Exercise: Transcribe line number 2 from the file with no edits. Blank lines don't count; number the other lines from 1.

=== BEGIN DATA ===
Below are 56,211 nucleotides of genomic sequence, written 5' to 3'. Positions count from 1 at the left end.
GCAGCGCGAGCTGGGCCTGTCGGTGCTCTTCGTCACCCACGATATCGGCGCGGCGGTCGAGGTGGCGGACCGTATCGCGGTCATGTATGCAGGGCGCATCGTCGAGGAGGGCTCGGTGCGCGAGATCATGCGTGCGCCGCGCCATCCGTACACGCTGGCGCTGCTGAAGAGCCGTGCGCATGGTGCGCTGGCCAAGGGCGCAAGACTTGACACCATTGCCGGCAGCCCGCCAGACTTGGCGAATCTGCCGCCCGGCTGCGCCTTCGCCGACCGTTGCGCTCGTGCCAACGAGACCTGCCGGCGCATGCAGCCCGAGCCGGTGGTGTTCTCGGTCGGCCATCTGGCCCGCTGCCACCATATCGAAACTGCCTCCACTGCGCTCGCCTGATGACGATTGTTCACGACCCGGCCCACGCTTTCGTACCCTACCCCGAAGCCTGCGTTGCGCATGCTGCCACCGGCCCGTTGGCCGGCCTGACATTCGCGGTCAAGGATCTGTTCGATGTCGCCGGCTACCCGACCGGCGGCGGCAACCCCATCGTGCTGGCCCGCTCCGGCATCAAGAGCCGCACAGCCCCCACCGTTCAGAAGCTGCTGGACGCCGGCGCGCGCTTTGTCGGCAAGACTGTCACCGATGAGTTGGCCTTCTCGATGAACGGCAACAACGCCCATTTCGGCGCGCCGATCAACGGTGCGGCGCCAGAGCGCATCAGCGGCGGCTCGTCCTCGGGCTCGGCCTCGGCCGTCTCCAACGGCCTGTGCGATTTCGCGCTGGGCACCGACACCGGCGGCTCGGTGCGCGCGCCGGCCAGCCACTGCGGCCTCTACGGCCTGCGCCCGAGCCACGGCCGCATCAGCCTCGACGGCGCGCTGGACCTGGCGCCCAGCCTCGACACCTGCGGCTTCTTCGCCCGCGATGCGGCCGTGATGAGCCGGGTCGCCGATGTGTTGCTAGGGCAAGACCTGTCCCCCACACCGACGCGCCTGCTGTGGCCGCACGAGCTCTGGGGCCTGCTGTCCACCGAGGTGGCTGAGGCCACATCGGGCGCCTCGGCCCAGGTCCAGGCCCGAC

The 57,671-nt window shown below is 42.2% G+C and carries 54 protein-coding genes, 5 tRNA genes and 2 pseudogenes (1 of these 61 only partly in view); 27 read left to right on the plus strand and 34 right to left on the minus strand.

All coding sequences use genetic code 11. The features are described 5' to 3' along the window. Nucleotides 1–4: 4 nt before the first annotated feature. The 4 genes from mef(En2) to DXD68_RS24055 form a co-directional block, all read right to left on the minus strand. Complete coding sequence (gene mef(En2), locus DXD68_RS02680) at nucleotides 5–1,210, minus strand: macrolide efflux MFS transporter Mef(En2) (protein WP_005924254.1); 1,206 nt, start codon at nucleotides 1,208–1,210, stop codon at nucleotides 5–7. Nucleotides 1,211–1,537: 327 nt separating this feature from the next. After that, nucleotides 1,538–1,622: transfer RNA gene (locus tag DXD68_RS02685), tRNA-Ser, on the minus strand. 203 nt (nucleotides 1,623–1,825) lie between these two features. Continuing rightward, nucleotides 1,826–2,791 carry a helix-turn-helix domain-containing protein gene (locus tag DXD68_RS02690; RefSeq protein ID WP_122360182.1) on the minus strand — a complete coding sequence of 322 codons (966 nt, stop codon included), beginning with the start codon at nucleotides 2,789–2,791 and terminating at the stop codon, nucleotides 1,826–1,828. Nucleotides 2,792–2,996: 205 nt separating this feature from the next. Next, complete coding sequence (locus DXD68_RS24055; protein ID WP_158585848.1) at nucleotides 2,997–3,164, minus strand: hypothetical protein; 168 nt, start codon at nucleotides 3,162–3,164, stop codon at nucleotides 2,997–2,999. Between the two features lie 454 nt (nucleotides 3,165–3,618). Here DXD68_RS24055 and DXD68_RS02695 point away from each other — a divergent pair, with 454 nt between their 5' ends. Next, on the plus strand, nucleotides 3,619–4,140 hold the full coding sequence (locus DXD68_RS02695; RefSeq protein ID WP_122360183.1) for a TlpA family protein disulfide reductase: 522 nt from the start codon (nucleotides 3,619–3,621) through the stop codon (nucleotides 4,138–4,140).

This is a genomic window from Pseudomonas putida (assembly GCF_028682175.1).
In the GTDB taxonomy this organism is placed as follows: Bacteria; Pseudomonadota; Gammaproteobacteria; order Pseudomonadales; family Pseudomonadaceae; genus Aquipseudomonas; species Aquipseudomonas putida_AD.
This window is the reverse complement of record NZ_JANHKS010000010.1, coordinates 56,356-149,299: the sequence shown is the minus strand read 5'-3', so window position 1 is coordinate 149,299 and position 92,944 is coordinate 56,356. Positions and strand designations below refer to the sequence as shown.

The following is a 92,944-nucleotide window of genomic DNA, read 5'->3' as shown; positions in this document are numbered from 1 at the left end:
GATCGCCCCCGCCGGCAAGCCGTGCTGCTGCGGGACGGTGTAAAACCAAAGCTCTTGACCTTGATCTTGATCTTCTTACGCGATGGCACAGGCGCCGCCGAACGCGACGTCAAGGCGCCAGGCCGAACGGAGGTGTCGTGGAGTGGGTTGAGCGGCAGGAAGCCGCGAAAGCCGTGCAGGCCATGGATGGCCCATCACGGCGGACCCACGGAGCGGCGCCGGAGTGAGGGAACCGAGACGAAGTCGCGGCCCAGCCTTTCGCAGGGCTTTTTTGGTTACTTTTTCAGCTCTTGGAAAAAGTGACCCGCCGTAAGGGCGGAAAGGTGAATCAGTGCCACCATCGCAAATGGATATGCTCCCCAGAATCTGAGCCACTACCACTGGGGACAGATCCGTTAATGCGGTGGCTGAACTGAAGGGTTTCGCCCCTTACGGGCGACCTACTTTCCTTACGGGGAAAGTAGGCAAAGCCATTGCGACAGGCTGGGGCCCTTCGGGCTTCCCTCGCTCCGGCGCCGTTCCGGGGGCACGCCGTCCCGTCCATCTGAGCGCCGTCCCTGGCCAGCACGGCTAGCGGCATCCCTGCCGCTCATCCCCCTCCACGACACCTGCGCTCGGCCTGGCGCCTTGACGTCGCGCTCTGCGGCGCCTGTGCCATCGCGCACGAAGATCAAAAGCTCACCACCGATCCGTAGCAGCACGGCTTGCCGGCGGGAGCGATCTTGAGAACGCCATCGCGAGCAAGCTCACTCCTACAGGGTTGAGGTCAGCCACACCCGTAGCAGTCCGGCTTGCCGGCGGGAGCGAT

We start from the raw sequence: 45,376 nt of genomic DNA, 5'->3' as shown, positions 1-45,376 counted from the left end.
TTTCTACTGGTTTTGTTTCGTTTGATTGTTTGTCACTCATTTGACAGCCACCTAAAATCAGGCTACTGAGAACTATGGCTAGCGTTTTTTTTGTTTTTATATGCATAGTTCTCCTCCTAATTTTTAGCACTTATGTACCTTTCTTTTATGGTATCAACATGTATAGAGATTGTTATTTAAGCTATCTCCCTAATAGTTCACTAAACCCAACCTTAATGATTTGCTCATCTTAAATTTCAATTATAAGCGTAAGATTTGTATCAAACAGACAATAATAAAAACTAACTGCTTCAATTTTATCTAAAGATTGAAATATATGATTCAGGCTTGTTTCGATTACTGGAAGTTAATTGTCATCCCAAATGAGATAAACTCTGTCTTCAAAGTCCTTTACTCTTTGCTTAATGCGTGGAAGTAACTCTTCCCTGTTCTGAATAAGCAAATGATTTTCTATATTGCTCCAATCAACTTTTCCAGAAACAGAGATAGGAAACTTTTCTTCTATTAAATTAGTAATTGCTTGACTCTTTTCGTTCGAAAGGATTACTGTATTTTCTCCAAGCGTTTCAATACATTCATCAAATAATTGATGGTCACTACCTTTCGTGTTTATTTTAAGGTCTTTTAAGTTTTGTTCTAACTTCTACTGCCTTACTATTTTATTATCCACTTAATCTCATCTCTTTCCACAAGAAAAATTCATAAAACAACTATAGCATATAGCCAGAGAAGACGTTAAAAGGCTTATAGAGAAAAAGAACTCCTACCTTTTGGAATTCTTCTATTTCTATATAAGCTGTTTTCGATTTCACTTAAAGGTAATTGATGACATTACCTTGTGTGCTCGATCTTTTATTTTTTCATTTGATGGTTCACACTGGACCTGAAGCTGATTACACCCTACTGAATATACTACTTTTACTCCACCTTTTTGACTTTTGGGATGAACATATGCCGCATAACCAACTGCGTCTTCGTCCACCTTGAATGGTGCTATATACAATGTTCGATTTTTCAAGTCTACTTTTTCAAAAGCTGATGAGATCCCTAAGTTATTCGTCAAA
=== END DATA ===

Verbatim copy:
GCAGCGCGAGCTGGGCCTGTCGGTGCTCTTCGTCACCCACGATATCGGCGCGGCGGTCGAGGTGGCGGACCGTATCGCGGTCATGTATGCAGGGCGCATCGTCGAGGAGGGCTCGGTGCGCGAGATCATGCGTGCGCCGCGCCATCCGTACACGCTGGCGCTGCTGAAGAGCCGTGCGCATGGTGCGCTGGCCAAGGGCGCAAGACTTGACACCATTGCCGGCAGCCCGCCAGACTTGGCGAATCTGCCGCCCGGCTGCGCCTTCGCCGACCGTTGCGCTCGTGCCAACGAGACCTGCCGGCGCATGCAGCCCGAGCCGGTGGTGTTCTCGGTCGGCCATCTGGCCCGCTGCCACCATATCGAAACTGCCTCCACTGCGCTCGCCTGATGACGATTGTTCACGACCCGGCCCACGCTTTCGTACCCTACCCCGAAGCCTGCGTTGCGCATGCTGCCACCGGCCCGTTGGCCGGCCTGACATTCGCGGTCAAGGATCTGTTCGATGTCGCCGGCTACCCGACCGGCGGCGGCAACCCCATCGTGCTGGCCCGCTCCGGCATCAAGAGCCGCACAGCCCCCACCGTTCAGAAGCTGCTGGACGCCGGCGCGCGCTTTGTCGGCAAGACTGTCACCGATGAGTTGGCCTTCTCGATGAACGGCAACAACGCCCATTTCGGCGCGCCGATCAACGGTGCGGCGCCAGAGCGCATCAGCGGCGGCTCGTCCTCGGGCTCGGCCTCGGCCGTCTCCAACGGCCTGTGCGATTTCGCGCTGGGCACCGACACCGGCGGCTCGGTGCGCGCGCCGGCCAGCCACTGCGGCCTCTACGGCCTGCGCCCGAGCCACGGCCGCATCAGCCTCGACGGCGCGCTGGACCTGGCGCCCAGCCTCGACACCTGCGGCTTCTTCGCCCGCGATGCGGCCGTGATGAGCCGGGTCGCCGATGTGTTGCTAGGGCAAGACCTGTCCCCCACACCGACGCGCCTGCTGTGGCCGCACGAGCTCTGGGGCCTGCTGTCCACCGAGGTGGCTGAGGCCACATCGGGCGCCTCGGCCCAGGTCCAGGCCCGAC